The Impossibility of Perpetual Motion

We have now come across two entirely different obstacles to so-called perpetual motion. First, recall the swinging pendulum and the bouncing ball described at the end of chapter 2; if their energy came only from conservative forces, their motion would be perpetual. But in real life, nonconservative forces—friction and drag—are always acting as well, and the motions of the two devices are inevitably brought to a stop. The energy they lose in slowing down is converted into "useless" heat, that is, entropy.

Second, as we have seen, some of the energy produced by heat engines is always useless heat (entropy again).This follows from the fact that a heat engine cannot, by the second law of thermodynamics, ever be 100 percent efficient.

These two points lead to the inescapable conclusion that although the total energy of the universe remains forever the same, the fraction of it that is entropy forever increases.

Another way of saying the same thing is, first, to contrast "ordered energy," such as the kinetic energy of a moving macroscopic object, with "disordered energy," namely thermal energy, the disordered, random motion of individual molecules. The law just given then becomes: Ordered energy is always ultimately transformed, spontaneously, into disordered energy.11 The converse is not true—disordered (thermal) energy is never spontaneously transformed entirely into ordered energy.

To put the matter in a nutshell, the universe is running down. Everybody ought to know this nowadays, but we are still sometimes exhorted to "conserve energy," as if we could do anything else. What needs to be conserved, of course, is potential energy, especially that stored as chemical energy in fossil fuels. Entropy does not need conserving; it is increasing all too fast. Governments should be urging us to conserve fuels and slow down, as much as possible, the transformation of their energy into entropy.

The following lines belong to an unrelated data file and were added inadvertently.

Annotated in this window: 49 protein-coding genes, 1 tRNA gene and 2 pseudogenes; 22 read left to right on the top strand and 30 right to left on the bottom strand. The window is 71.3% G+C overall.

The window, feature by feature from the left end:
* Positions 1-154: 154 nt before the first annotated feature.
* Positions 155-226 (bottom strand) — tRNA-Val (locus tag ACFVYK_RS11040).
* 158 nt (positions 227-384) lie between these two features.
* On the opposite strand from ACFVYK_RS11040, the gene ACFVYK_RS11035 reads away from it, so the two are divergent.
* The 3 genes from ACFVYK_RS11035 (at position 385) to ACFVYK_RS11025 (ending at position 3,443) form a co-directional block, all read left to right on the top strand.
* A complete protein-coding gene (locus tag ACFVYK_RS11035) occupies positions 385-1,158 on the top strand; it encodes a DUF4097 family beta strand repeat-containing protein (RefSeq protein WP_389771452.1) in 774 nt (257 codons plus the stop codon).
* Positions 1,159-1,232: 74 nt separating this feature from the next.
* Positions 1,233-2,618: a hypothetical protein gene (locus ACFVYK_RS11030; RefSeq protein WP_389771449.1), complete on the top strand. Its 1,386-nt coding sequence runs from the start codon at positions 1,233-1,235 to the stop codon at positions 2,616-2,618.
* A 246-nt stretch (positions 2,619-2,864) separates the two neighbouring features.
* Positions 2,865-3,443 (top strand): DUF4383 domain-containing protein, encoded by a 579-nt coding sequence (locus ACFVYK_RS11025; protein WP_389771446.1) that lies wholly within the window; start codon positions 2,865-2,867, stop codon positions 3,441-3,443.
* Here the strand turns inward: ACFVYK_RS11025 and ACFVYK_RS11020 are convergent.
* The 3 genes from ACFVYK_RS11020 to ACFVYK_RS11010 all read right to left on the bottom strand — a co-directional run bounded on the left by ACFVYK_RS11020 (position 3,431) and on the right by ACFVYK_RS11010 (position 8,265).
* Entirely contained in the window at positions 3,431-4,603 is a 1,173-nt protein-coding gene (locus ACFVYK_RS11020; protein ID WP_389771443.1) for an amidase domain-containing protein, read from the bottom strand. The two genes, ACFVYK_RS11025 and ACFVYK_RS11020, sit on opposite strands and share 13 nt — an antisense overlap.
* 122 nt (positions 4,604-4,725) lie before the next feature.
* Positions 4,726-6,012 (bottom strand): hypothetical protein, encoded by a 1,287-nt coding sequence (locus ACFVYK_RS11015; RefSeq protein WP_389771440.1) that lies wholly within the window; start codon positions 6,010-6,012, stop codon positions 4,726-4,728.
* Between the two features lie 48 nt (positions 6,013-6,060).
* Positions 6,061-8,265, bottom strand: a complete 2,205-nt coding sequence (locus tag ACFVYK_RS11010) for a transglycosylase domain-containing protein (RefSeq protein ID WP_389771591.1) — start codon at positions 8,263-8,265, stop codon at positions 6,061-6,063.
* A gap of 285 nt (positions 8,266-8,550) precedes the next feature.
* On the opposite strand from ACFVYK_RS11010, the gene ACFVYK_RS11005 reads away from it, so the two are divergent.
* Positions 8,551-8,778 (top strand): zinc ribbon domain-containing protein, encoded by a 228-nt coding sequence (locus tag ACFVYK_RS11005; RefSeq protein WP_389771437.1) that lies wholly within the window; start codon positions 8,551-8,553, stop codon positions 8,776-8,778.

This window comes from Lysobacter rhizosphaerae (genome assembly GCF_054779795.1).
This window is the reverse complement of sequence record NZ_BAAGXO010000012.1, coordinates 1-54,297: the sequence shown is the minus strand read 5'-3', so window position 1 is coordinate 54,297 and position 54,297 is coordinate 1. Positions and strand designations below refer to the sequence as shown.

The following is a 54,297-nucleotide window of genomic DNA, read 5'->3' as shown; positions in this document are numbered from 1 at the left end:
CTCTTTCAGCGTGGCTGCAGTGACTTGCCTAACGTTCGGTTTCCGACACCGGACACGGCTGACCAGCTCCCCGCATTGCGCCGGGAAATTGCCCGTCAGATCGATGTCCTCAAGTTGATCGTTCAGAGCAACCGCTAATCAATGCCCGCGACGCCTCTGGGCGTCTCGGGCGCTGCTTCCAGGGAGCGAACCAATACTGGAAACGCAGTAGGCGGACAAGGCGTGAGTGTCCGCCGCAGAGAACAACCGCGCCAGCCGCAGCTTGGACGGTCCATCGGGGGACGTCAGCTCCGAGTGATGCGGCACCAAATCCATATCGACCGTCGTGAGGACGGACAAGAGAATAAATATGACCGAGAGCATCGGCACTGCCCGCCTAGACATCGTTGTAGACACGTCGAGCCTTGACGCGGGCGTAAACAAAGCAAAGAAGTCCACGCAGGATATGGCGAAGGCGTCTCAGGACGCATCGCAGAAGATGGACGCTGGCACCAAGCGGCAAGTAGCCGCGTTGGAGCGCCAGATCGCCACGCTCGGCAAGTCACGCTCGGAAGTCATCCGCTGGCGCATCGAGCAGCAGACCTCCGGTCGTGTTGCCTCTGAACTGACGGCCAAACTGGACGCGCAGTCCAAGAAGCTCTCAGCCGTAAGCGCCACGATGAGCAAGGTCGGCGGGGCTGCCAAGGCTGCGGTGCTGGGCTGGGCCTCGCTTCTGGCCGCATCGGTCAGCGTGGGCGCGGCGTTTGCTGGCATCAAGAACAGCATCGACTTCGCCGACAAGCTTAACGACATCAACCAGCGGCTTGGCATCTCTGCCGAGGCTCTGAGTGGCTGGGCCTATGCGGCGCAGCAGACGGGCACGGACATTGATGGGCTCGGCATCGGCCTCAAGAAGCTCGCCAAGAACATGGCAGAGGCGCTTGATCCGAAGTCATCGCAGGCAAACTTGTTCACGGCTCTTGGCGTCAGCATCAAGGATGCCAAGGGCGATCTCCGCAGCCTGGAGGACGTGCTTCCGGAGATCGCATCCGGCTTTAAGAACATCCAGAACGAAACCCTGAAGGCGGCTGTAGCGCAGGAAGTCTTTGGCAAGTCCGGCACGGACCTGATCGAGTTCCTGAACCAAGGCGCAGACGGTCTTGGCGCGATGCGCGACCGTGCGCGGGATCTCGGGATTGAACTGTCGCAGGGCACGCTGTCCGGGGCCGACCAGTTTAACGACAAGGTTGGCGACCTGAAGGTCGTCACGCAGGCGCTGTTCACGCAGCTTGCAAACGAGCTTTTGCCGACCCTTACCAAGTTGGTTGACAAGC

Mythical Perpetual Motion Machines

As we have just seen, two separate facts make perpetual motion machines impossible. Therefore the two supposed forms of perpetual motion machines are both nonexistent.12

The first kind of mythical machine is exemplified by a water wheel that powers itself. The water in one of the buckets that has reached the top of the wheel tips its contents into an empty bucket below it, driving the wheel onward unceasingly. This device must have been independently invented by generations of mechanically minded children. But it can never work in practice because rotation of the wheel is resisted by friction, and it could keep on rotating only by creating new energy—which from the law of the conservation of energy is impossible.

The second kind of mythical perpetual motion machine is a heat engine working with 100 percent efficiency. This is impossible because it would entail the complete conversion of heat into work, violating the second law of thermodynamics.

Accepting the inevitable—that all energy will ultimately be converted into entropy—it is time to consider what is happening, and will continue to happen for a very long time, here on earth. The earth is continuously supplied with external energy from the sun, and it also generates internal energy of its own. These are the topics to be considered in the rest of this book.

Was this article helpful?

0 0

Post a comment